It would have generated more than 67 million metric tons of global warming pollution each year — the equivalent of 20 coal plants.
It would have required 38 miles of mountaintop removal and damage thousands of acres of farm and forest land.
And the ACP would disproportionately harm poor, African-American and Indigenous communities all along the route. The plan included building an enormous fracked gas compressor stations in Union Hill — an African-American community of great historical and cultural significance in Virginia. And thirty thousand Native peoples live in the project area across North Carolina.
Farrell has proven himself to be a bad corporate executive. By relying on a business model built on extraction, environmental injustice, and political corruption, he cost ratepayers and shareholders billions of dollars. But instead of firing him after the entire ACP debacle came crashing down, Dominion promoted him!
But pipeline construction can’t continue without investors funding the project — and the biggest Coastal GasLink pipeline investor of all is KKR, a New York-based equity firm.
KKR still has still time to walk away from the pipeline, if they want. So our plan is to flood KKR with calls, emails, and tweets and make it clear that nobody will ever do business with them again if they invest in genocide, colonization and climate chaos!
Dirty, dishonest, Dominion Energy – the principal company backing the Atlantic Coast Pipeline – is holding their annual shareholders meeting (AGM) online tomorrow, May 6. They hope that because the meeting is online this year, due to the pandemic, that we’ll stay home and not pressure them to stop investing in fossil fuels, especially the Atlantic Coast Pipeline, like we have in the past
Dominion’s wrong – and we’re showing up online tomorrow right before the shareholder meeting to give them a piece of our mind. Can you join us?
So, tomorrow, before their shareholders meeting, we’ll gather online and make some noise telling Dominion and their shareholders that it’s time to divest from fossil fuels and the Atlantic Coast Pipeline. Join us tomorrow (May 6) at 8:30 am before the shareholders’ meeting on zoom to take action. Together we’ll post on social media, call executives and take online action! We’ll hear reports and briefings from experts and shareholder advocates and give you all the info and talking points you need.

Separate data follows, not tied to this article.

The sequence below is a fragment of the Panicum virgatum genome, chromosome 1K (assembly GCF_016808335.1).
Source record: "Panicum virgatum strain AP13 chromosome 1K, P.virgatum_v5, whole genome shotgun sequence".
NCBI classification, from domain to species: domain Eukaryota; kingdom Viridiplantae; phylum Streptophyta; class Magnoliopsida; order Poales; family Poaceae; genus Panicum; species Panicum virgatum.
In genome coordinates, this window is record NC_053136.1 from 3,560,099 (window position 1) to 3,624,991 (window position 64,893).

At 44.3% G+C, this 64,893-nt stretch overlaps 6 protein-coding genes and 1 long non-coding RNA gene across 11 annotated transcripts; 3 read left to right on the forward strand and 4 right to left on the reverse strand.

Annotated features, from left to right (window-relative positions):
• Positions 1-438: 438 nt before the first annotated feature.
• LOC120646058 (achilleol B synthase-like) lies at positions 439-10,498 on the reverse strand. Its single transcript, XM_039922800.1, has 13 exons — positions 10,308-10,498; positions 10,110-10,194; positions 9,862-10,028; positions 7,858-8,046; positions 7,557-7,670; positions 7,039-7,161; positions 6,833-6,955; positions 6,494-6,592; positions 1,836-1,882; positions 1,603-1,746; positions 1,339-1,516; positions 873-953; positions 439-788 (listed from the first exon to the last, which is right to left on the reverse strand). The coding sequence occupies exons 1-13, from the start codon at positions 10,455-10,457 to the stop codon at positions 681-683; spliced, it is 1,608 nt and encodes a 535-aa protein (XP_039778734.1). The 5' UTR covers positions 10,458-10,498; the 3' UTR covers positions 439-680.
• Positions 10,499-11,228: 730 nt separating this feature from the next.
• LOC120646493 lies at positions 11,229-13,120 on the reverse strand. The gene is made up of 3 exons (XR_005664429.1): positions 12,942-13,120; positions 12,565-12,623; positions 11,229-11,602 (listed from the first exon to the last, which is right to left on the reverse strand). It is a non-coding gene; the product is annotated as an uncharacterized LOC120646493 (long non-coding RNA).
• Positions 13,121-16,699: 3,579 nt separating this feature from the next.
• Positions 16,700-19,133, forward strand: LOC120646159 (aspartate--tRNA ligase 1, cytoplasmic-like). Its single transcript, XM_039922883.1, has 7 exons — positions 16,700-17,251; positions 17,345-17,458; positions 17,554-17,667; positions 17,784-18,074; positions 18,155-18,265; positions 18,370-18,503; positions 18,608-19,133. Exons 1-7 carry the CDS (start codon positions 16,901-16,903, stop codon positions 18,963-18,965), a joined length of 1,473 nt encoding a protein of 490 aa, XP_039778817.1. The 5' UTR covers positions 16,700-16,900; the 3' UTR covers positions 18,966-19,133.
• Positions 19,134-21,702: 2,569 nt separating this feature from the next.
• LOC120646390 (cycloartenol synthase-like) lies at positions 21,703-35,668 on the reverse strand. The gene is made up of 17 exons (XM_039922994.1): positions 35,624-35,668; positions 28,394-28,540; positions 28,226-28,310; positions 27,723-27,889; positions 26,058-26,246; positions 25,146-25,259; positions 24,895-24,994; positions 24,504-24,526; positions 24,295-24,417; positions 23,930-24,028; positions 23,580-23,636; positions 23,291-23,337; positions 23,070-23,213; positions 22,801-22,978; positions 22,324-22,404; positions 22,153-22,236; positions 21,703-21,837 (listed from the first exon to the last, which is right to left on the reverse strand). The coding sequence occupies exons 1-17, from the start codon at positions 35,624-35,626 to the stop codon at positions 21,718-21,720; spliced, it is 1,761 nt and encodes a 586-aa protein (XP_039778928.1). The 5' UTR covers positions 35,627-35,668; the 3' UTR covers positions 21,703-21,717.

As I type this, in the midst of a pandemic, the Wet’suwet’en First Nation in Canada is under attack by the same company behind the KeystoneXL pipeline.
We’ve seen this again and again over the last few days: Billionaire oil CEOs and industry lobbyists see the corona virus crisis as an opportunity to push through fossil fuel infrastructure and demand massive government bailouts while they think the world is looking the other way.
That’s why today, March 23rd, we’re joining allies and friends across North America (turtle island) to flood the inbox, phone lines, and twitter feeds of this projects financiers with messages telling them to respect the rights of the Wet’suwet’en hereditary chiefs and drop the risky Coastal GasLink pipeline immediately!
Here in the U.S., you can help by calling out the largest funders of the Coastal GasLink pipeline, JPMorgan Chase and Kohlberg Kravis Roberts & Co (KKR). Their plans to invest in the pipeline aren’t final and there’s still time to stop them.
February brought an old fight back to the fore – the fight to stop Keystone XL. Trump has been trying to build the pipeline, without success, since he was sworn in in 2017. So far court cases and local permits have kept him at bay – but we’re waiting for the moment when Trump’s fossil-fueled-authoritarian tendencies overwhelm those flimsy buffers and they simply begin lighting the fuse of this carbon bomb without proper permits and paperwork.